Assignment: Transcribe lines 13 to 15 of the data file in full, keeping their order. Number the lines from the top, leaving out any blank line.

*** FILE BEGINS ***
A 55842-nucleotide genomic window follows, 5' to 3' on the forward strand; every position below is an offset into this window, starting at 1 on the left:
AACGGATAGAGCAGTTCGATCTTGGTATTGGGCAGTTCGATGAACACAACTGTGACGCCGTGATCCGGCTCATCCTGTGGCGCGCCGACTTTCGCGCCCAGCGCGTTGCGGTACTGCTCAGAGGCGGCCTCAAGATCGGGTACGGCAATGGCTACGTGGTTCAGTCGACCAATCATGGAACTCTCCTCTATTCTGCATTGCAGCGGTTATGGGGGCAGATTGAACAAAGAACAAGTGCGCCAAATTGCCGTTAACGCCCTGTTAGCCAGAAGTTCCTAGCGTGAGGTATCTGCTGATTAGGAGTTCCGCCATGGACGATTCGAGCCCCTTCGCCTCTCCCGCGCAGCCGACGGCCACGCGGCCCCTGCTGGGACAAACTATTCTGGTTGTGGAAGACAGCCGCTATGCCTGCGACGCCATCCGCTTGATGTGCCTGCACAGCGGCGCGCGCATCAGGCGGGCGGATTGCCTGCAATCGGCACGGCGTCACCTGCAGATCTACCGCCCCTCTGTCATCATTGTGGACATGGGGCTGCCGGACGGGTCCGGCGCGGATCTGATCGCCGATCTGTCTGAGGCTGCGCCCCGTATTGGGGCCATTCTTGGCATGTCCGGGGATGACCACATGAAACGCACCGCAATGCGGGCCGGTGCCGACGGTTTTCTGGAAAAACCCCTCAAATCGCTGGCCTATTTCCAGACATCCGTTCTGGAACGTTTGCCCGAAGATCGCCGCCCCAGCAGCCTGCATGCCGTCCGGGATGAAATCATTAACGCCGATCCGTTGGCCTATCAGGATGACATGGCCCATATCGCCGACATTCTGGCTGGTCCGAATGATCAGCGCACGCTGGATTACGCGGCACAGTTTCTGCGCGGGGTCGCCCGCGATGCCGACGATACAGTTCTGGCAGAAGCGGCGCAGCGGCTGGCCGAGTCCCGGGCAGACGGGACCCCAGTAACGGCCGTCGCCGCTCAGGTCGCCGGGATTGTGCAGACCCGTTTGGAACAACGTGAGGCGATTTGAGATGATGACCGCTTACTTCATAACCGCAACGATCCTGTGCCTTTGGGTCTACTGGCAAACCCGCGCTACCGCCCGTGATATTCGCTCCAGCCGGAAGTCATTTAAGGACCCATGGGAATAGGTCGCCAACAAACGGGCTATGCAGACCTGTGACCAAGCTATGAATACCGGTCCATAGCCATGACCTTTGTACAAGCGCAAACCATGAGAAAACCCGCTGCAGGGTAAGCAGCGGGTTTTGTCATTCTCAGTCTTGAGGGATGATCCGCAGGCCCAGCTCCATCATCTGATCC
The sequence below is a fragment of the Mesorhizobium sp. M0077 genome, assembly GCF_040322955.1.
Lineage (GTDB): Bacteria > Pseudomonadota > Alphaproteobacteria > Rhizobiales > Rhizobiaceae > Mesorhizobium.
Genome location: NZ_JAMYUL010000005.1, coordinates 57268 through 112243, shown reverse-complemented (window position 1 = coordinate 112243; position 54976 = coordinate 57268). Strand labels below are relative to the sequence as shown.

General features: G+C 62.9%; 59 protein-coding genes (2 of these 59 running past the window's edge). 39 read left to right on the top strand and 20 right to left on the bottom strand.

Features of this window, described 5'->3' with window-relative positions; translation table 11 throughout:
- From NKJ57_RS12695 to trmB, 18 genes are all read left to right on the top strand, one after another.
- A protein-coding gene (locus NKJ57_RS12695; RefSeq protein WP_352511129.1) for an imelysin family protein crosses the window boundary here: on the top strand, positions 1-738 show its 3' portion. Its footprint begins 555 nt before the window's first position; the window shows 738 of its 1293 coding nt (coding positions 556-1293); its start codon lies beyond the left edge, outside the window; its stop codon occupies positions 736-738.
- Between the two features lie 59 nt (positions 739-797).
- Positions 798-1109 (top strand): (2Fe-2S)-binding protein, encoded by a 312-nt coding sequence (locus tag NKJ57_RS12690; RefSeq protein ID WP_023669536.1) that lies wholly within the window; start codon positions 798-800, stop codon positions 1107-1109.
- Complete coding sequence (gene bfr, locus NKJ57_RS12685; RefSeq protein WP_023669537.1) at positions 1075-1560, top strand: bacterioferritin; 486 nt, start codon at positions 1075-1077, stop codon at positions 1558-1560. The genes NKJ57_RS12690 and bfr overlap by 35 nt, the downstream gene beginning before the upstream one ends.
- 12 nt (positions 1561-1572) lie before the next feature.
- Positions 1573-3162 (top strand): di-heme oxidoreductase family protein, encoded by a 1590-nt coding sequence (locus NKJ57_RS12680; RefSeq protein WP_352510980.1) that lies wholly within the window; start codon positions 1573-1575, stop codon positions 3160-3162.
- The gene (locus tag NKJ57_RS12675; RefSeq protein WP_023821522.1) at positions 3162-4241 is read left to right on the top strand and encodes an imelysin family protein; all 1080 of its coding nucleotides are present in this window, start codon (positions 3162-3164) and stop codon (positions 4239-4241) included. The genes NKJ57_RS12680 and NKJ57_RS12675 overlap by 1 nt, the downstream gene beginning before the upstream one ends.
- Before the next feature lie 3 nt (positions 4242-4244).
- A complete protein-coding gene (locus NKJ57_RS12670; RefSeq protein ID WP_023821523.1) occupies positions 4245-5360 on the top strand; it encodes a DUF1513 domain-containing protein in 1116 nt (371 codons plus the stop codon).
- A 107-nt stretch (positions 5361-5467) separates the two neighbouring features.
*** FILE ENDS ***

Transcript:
- 12 nt (positions 1561-1572) lie before the next feature.
- Positions 1573-3162 (top strand): di-heme oxidoreductase family protein, encoded by a 1590-nt coding sequence (locus NKJ57_RS12680; RefSeq protein WP_352510980.1) that lies wholly within the window; start codon positions 1573-1575, stop codon positions 3160-3162.
- The gene (locus tag NKJ57_RS12675; RefSeq protein WP_023821522.1) at positions 3162-4241 is read left to right on the top strand and encodes an imelysin family protein; all 1080 of its coding nucleotides are present in this window, start codon (positions 3162-3164) and stop codon (positions 4239-4241) included. The genes NKJ57_RS12680 and NKJ57_RS12675 overlap by 1 nt, the downstream gene beginning before the upstream one ends.